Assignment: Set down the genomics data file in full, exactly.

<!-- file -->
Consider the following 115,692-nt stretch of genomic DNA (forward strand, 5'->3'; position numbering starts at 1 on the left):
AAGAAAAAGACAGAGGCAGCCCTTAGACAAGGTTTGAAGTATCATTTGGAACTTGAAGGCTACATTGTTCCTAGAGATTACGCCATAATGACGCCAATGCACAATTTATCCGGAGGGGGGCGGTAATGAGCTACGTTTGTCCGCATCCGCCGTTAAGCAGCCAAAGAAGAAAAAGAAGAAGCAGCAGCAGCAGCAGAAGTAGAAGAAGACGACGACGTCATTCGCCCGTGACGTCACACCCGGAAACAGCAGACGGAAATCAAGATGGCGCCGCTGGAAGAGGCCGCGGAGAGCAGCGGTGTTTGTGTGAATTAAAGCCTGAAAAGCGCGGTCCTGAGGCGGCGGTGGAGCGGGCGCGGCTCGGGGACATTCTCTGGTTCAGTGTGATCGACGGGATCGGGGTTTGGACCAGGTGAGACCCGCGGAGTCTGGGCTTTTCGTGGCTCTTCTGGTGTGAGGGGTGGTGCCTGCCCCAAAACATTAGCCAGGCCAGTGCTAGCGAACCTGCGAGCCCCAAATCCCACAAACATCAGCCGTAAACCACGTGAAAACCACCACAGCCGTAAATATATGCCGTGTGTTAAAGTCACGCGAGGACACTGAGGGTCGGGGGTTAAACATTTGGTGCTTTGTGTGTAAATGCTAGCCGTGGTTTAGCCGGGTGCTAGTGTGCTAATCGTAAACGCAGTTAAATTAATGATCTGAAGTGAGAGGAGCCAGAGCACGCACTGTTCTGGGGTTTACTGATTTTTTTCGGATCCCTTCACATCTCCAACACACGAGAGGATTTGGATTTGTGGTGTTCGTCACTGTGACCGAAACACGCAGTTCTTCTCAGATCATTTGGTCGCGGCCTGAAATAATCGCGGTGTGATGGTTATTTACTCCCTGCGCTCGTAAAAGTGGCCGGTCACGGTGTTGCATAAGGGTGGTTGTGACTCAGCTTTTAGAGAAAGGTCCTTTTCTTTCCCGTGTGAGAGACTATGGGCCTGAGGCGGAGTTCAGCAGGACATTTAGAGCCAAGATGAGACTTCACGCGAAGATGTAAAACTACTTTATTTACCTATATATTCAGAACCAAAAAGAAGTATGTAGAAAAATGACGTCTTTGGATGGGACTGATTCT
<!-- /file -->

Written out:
Consider the following 115,692-nt stretch of genomic DNA (forward strand, 5'->3'; position numbering starts at 1 on the left):
AAGAAAAAGACAGAGGCAGCCCTTAGACAAGGTTTGAAGTATCATTTGGAACTTGAAGGCTACATTGTTCCTAGAGATTACGCCATAATGACGCCAATGCACAATTTATCCGGAGGGGGGCGGTAATGAGCTACGTTTGTCCGCATCCGCCGTTAAGCAGCCAAAGAAGAAAAAGAAGAAGCAGCAGCAGCAGCAGAAGTAGAAGAAGACGACGACGTCATTCGCCCGTGACGTCACACCCGGAAACAGCAGACGGAAATCAAGATGGCGCCGCTGGAAGAGGCCGCGGAGAGCAGCGGTGTTTGTGTGAATTAAAGCCTGAAAAGCGCGGTCCTGAGGCGGCGGTGGAGCGGGCGCGGCTCGGGGACATTCTCTGGTTCAGTGTGATCGACGGGATCGGGGTTTGGACCAGGTGAGACCCGCGGAGTCTGGGCTTTTCGTGGCTCTTCTGGTGTGAGGGGTGGTGCCTGCCCCAAAACATTAGCCAGGCCAGTGCTAGCGAACCTGCGAGCCCCAAATCCCACAAACATCAGCCGTAAACCACGTGAAAACCACCACAGCCGTAAATATATGCCGTGTGTTAAAGTCACGCGAGGACACTGAGGGTCGGGGGTTAAACATTTGGTGCTTTGTGTGTAAATGCTAGCCGTGGTTTAGCCGGGTGCTAGTGTGCTAATCGTAAACGCAGTTAAATTAATGATCTGAAGTGAGAGGAGCCAGAGCACGCACTGTTCTGGGGTTTACTGATTTTTTTCGGATCCCTTCACATCTCCAACACACGAGAGGATTTGGATTTGTGGTGTTCGTCACTGTGACCGAAACACGCAGTTCTTCTCAGATCATTTGGTCGCGGCCTGAAATAATCGCGGTGTGATGGTTATTTACTCCCTGCGCTCGTAAAAGTGGCCGGTCACGGTGTTGCATAAGGGTGGTTGTGACTCAGCTTTTAGAGAAAGGTCCTTTTCTTTCCCGTGTGAGAGACTATGGGCCTGAGGCGGAGTTCAGCAGGACATTTAGAGCCAAGATGAGACTTCACGCGAAGATGTAAAACTACTTTATTTACCTATATATTCAGAACCAAAAAGAAGTATGTAGAAAAATGACGTCTTTGGATGGGACTGATTCT